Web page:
This religious and legal tension was reflected in popular violence from both sides, with the 414 massacre and flight of the Jewish community in Alexandria after Jews had killed some Christians being the worst outbreak (Pp59ff). Attacks on synagogues were frequent. Flannery includes the killing of Hypatia, the famous neoplatonist philosopher in 415 by anchorites in this by saying she is Jewish: something I have not seen in any other source.
Flannery identifies that:
… the principal source of Christian antisemitism was the Church’s theological anti-Judaism. It is apparent that there exists a certain level of theological negation or polemical intensity which, when reached, produces an effect that is no longer purely theological or polemical: ideological opposition has turned to hatred and stereotype—the life-blood of antisemitsm (Pp62-63)Again, a point which is extendable. Though it was still better to be a Jew than a heretic (p.64). Flannery concludes that:
Christian antisemitism was rooted, finally, in the survival of a vibrant and often defiant Judaism. The refusal of the Synagogue to join the Church stood forth as a serious challenge to the Christian apologia, a scandal to the Christian faithful, and a source of worry to their pastors, alarmed by the Judaizing tendencies within their flock. Antisemitism thus was not rooted only in Christian doctrine but also in a pastoral zeal which resorted to every and any means to find … “a therapy for the Jewish disease” (p.65).That both faiths claims exclusive election by the One True God gave them plenty to argue over: since monotheism encourages the view that not only is there a single truth, but that there is a single correct view of what is. But that Jews and Christians had a common history made Jews preferable to Christians than pagans (or heretics, since they were taken to be explicit, directly threatening, “deniers” of Christian truth).
With the collapse of the Western Empire, Jews entered a period of highly variable fortunes. In the Eastern Empire, the legal persecution of the Jews continued and tightened: the could not own a Christian slave, their property rights were narrowed, they were barred from public functions (except the decurionate) and practising law, they could not testify against Christians. Justinian’s laws even regulated the internal practices of the Jewish religion (p.68). Jewish resistance was at times violent and Jews became regular collaborators with the Empire’s enemies (Pp69-70).
In Latin Christendom, Pope Gregory the Great set the continuing Papal pattern of enforcement of the law (including protection of Jewish legal rights) coupled with rhetorical excoriation. In Visigothic Spain, King Sisebut imposed the choice of baptism or exile, creating the problem of insincere converts (a theme what was to recur in Iberian history). This repression included removal of children from non-Christian parents: something, as Flannery points out, was to be a long, sad part of Church history. Visigothic Spain had a continuing history of persecution of Jews (Pp75ff). Flannery puts this history down to the fact that the Jews were numerous, successful and assertive enough to raise Church fears for the Christian faith and royal fears of social disunity.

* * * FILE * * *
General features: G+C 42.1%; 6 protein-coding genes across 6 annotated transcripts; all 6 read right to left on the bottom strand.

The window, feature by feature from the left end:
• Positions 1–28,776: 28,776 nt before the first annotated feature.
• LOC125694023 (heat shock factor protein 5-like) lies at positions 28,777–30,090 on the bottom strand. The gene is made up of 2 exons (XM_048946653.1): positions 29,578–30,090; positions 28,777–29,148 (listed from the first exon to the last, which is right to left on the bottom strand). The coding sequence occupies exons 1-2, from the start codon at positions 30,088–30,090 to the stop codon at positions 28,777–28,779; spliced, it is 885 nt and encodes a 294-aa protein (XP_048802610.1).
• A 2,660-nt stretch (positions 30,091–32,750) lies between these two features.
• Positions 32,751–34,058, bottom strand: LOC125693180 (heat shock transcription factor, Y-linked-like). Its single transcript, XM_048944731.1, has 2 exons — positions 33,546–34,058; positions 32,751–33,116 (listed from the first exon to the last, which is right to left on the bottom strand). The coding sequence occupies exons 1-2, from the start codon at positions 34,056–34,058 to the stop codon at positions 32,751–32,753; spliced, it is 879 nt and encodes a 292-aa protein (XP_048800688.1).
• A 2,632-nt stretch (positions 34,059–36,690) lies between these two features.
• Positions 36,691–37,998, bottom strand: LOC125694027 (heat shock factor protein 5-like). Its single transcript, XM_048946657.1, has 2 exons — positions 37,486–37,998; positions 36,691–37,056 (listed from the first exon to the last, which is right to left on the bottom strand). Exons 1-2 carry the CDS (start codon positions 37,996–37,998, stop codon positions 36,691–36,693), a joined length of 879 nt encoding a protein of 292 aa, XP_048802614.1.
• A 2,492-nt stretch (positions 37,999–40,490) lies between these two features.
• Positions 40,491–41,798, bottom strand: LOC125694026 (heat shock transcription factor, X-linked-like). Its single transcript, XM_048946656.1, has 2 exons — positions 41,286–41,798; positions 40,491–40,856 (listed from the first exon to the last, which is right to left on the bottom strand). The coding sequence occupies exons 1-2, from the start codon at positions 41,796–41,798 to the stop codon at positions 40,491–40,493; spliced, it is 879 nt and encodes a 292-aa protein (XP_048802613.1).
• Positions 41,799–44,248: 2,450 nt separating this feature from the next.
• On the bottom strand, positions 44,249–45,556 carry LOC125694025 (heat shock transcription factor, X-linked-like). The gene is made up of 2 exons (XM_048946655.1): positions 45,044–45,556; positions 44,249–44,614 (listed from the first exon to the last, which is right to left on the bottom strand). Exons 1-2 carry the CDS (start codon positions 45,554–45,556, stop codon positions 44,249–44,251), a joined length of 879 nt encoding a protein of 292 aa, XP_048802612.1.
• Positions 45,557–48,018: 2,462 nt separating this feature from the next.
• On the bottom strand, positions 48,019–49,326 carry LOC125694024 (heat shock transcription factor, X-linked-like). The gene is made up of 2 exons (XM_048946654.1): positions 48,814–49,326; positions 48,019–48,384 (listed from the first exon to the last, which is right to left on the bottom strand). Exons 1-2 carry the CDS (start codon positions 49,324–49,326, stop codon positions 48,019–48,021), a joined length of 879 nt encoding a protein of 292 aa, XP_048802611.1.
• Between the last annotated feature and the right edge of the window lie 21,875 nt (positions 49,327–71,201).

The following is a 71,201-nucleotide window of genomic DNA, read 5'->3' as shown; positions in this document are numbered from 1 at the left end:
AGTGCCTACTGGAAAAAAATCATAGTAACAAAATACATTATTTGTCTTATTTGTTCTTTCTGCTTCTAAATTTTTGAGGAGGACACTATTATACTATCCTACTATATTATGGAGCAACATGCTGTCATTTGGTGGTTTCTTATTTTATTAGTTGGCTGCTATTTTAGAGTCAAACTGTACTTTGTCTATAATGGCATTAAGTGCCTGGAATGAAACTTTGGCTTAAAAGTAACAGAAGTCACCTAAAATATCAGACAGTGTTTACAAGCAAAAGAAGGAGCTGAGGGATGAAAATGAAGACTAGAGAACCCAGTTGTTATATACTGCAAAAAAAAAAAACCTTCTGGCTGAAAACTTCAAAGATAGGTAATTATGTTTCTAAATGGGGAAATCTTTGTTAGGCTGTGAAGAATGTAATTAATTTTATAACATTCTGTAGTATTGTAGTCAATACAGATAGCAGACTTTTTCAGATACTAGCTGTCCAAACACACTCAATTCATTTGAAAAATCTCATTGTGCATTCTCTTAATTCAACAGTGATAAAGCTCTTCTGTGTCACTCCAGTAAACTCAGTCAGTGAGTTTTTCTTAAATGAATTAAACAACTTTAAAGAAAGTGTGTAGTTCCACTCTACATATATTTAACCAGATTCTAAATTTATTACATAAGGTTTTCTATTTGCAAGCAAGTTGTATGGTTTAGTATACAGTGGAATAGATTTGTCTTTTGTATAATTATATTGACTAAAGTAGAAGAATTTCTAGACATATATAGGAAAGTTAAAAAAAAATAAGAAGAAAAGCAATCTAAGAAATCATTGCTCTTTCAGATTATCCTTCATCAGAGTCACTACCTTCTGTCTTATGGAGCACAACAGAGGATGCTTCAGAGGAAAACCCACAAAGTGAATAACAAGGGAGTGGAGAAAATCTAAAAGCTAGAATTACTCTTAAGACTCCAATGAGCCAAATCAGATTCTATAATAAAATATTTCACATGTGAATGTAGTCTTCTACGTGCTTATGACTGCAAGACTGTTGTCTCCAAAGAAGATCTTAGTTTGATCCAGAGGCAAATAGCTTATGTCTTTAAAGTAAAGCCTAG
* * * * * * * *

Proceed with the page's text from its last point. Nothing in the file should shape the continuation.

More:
In the Merovingian Frankish kingdom, there were the normal legal disabilities, with some forced baptisms, until King Dagobert expelled the Jews. The Carolingian successors of the Merovingians were far more tolerant. Karl-lo-magne and his success Louis the Pious treated the Jews as well as their Christian subjects. This attracted the ire of Agobard, Archbishop of Lyons, who wanted the traditional Theodosian code restrictions placed on the Jews (he was apparently particularly disturbed that friendly relations between Christians and Jews were common) leading to years of dispute between clerics and dynasty which continued until the collapse of Carolingian power. In the long run, after Charles the Bald, the intolerance of Agobard and his clerical successors won out (Pp83ff).
Once again, we see priests acting as “gatekeepers of righteousness”, setting the limits of the religious community. This period saw ritual attacks on Jews and omission of the genuflection from the Good Friday service prayer for the Jews: a genuflection which was restored in 1956 (Pp86-7). The C8th and C9th were periods lacking popular of economic anti-Semitism but of juridical and legislative anti-Semitism (p.88).
As Flannery notes, Jews generally fared better under non-Christian rulers (p.81) though not without various travails. The Sassanids harassed the Jews in their territories who eventually responded by helping the Arabs in their overthrow of Sassanid rule (p.81). Muslim rule also oscillated: Muhammad shifted from hoping the Jews would accept him to attempting to suppress Judaism and Christianity entirely: his successor Omar expelled them from Arabia (which has ever since been officially a “country of one religion”) but they were permitted in the rest of the Muslim empire in a situation of clear religious, legal and social inferiority (Pp81-2).
This will be continued in my next two posts.